• DMFramesetTopFrame.aspx
  • In the Sites area (<%SystemDrive%>\Program Files\Common Files\Microsoft Shared\web server extensions\60\Template\<Loc ID>\SPSSITES\LISTS\SITESLST\) you must modify the SUMMARY.aspx file.
  • The Windows SharePoint Services sites hosted within a portal area have a system property that ensures these pages render with a portal header rather than the standard Windows SharePoint Services header. This is called the AlternateHeader property, and by default it is set to PortalHeader.aspx. To ensure consistency, update <%SystemDrive%>\Program Files\Common Files\Microsoft Shared\web server extensions\60\Template\<Loc ID>\PortalHeader.aspx.

SharePoint Server-side Controls

SharePoint Portal Server includes a number of server-side controls, which provide functionality like top navigation, left navigation, actions, and a logo. A number of these controls have parameters that you can specify to change their behavior.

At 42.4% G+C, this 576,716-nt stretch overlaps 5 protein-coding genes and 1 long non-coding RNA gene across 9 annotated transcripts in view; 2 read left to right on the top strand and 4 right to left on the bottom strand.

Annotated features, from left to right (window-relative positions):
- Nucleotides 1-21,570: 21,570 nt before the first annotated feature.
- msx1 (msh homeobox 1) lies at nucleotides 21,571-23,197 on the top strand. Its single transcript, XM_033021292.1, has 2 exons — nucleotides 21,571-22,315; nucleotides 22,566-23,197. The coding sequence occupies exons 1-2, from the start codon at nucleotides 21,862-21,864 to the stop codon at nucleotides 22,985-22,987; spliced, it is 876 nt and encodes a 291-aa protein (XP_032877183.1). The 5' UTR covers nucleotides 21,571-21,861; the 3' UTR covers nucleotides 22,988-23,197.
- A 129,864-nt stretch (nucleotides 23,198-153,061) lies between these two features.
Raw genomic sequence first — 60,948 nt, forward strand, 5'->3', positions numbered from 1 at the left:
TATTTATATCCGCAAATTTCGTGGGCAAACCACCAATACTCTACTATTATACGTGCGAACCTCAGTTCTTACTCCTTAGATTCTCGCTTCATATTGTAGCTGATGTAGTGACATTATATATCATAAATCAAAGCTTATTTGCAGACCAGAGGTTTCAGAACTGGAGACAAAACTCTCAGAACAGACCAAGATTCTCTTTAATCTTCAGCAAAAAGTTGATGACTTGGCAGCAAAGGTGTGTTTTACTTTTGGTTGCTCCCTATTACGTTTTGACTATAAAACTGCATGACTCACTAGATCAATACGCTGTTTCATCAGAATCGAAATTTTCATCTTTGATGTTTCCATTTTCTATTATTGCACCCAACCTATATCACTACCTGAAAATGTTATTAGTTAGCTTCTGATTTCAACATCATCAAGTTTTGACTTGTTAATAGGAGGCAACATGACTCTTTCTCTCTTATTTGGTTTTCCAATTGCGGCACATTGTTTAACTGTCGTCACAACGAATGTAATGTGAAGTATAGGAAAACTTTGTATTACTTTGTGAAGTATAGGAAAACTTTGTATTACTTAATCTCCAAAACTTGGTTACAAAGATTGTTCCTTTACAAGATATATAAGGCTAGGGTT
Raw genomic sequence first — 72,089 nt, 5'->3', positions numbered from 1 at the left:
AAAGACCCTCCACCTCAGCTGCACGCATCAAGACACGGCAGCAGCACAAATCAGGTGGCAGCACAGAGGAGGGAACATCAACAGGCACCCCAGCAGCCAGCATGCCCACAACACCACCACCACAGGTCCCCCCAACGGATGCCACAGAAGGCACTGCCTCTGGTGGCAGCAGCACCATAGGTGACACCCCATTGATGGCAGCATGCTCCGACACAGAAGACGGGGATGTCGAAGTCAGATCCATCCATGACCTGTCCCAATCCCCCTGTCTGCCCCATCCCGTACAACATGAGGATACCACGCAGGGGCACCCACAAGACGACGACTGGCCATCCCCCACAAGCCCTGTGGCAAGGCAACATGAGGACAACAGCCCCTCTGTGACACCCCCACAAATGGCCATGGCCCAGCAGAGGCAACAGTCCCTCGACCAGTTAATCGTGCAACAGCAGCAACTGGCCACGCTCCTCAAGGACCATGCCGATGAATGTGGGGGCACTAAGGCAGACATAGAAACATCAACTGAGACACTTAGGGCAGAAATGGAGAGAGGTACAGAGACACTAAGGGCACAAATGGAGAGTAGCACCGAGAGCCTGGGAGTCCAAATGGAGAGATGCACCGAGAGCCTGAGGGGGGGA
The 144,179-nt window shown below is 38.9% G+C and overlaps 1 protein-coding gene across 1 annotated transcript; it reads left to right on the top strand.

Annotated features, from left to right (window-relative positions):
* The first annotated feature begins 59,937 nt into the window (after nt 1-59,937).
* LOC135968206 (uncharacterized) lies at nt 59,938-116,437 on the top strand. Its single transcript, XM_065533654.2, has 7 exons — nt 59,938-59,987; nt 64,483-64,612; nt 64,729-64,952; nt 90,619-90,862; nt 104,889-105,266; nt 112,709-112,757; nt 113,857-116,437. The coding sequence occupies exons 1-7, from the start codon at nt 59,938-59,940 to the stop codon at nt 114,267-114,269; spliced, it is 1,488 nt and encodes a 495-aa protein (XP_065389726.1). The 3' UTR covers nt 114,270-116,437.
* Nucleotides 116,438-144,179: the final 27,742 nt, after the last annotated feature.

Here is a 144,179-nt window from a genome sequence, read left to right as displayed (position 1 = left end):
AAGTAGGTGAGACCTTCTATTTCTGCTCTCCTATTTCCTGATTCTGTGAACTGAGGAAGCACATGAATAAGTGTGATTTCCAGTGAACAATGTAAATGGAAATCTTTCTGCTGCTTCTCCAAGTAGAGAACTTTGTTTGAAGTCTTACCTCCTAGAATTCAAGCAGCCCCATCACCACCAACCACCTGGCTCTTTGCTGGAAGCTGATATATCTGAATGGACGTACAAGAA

Following are the SharePoint controls that are commonly manipulated as part of a branding exercise, along with details about the parameters they accept. Any of these controls can be removed or replaced by your own custom controls. For additional sample code demonstrating usage of the controls, see Branding a SharePoint Portal Server 2003 Site: Part 2, How to Apply Your Own Corporate Brand.

Note   For more information about SharePoint server-side controls, see the Microsoft SharePoint Products and Technologies SDK.

Navigation (Home Area Only)

Control name:
<SPSWC:CategoryNavigationWebPart>

This control manages the left-hand and top navigation elements.

Left-hand navigation, as displayed on the Home area, is shown here.

Dd583137.office_sharepointapplyingcorporatebrandnew_fig6(en-us,office.11).gif

Figure 6. CategoryNavigationWebPart control in vertical mode on area Home page

By default this control displays all areas that are one level below the Topics area.

You can modify this control using parameters in the following way:

  • To display the children of any other area within your portal hierarchy.